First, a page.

1 This is an official Government of India estimate. Independent researchers suggest that the proportion is likely much higher. An IWMI survey of 2629 farmers from 278 villages across India, Pakistan Punjab and Sind, Nepal Terai and Bangladesh showed that groundwater wells serve as sole or complementary sources in serving 75% of irrigated areas in the entire sample; this ratio was higher at 87% for the Indian sample (Shah et a/., 2005).

2 For example, Henry Vaux, a senior agricultural economist from the University of California at Davis asserts: 'Persistent groundwater overdraft is self-terminating' (Vaux, personal communication, El Escorial, 2005).

3 This was when oil prices were less than half of their cost in October 2005.

4 It uses a district-wise data-set compiled by Bhalla and Singh (2001) covering 273 districts of India and provides data for the value of 35 agricultural crops at 1990 base year price (in rupees, which has been converted to dollars according to the 1990 rupee/dollar exchange rate) for four decades - 1960s to 1990s. These 35 crops cover more than 90% of the crop output and area cultivated in India. We have worked out productivity figures by dividing the value of these 35 crops (in dollars) by the net cropped area in the district. Bhalla and Singh (2001) span data across 273 districts (1960 base), and include all states except Himachal Pradesh and the North-eastern states.

5 Similar evidence is available from other parts of the world as well (see Hernandez-Mora et al., 1999, for a comparative study in Andalucia, Northern Spain).

7 A scholar of the Chinese groundwater degradation problem recently wrote: 'For more than twenty years - since almost immediately after large-scale mechanized groundwater pumping began - Chinese scientists have observed, reported, and warned against the dangers of ground water declines. In 1978, a network of 14,000 observation wells was established in North China. Water levels in every well are measured once every five days. Ground water investigations on all scales, from county to regional levels, and from annual reports to huge research projects involving hundreds of hydrogeologists, have documented water-level declines, and without exception have pointed the finger at over-pumping. Decision-makers in the Land Use Bureau, the Planning Bureau, and the Water Conservation Bureau have been well informed of the problem for years. Official responses have come all the way from the highest level of the Central Government, the State Council, which in 1985 issued 'the principles of determination, calculation, collection and use of water charge for water conservancy works' expressly to address water-shortage problems. Yet, policies continue to encourage unfettered water use. . . . Therefore, the most important question regarding sustainable water use in China is why policy makers ignore the groundwater crisis' (Kendy, 2000).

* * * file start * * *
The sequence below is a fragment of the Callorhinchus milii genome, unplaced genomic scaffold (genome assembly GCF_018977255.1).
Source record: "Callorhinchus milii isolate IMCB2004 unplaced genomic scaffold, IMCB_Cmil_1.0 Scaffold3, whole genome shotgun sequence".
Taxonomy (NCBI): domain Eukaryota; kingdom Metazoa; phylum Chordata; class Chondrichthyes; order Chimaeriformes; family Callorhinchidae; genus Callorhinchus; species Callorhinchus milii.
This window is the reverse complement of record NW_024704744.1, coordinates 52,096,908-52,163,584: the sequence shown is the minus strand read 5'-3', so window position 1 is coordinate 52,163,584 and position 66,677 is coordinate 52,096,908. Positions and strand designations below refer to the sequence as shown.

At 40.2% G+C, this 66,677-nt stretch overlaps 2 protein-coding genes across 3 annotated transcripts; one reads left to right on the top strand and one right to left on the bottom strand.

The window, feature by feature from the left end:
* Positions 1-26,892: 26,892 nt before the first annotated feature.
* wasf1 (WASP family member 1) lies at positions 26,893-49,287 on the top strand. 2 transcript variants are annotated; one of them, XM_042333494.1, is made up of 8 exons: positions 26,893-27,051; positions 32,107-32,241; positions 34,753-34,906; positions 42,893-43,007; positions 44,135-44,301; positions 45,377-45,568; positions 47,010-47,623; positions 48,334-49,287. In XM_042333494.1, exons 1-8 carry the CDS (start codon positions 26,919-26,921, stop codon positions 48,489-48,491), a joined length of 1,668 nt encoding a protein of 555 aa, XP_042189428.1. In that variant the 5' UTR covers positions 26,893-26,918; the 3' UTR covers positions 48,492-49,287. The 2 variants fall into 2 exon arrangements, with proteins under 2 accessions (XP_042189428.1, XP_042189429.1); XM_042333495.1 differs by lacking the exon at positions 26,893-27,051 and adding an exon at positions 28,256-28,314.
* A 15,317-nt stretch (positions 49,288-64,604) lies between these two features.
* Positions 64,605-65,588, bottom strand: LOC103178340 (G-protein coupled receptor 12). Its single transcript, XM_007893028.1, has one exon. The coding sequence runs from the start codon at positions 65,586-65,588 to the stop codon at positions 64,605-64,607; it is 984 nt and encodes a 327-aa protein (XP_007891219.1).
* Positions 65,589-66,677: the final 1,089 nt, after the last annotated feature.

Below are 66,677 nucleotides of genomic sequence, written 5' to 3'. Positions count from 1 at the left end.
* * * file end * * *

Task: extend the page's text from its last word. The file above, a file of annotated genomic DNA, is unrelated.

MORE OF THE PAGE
8 In the Santa Clara Valley south of San Francisco Bay, overdraft was estimated at 52,000 acre feet way back in 1949 when India was still on bullock bailers and Persian wheels. The response to sustained overdraft was for new institutions to be created, such as the Santa Clara Water Conservation District and a water user association. Ten dams were constructed to store flood waters for recharge; barriers of injection wells were created to prevent sea water intrusion; arrangements were made to import 100,000 acre feet of water annually. But, besides these supply-side interventions, there were also measures to restrict the withdrawals through the creation of groundwater zones and the levy of groundwater tax that varied across zones according to the cost of alternative supplies. As a result, in the mid-1980s, the groundwater table stabilized at 30 feet above the historic lowest, and land subsidence became a matter of the past (Coe, 1989).

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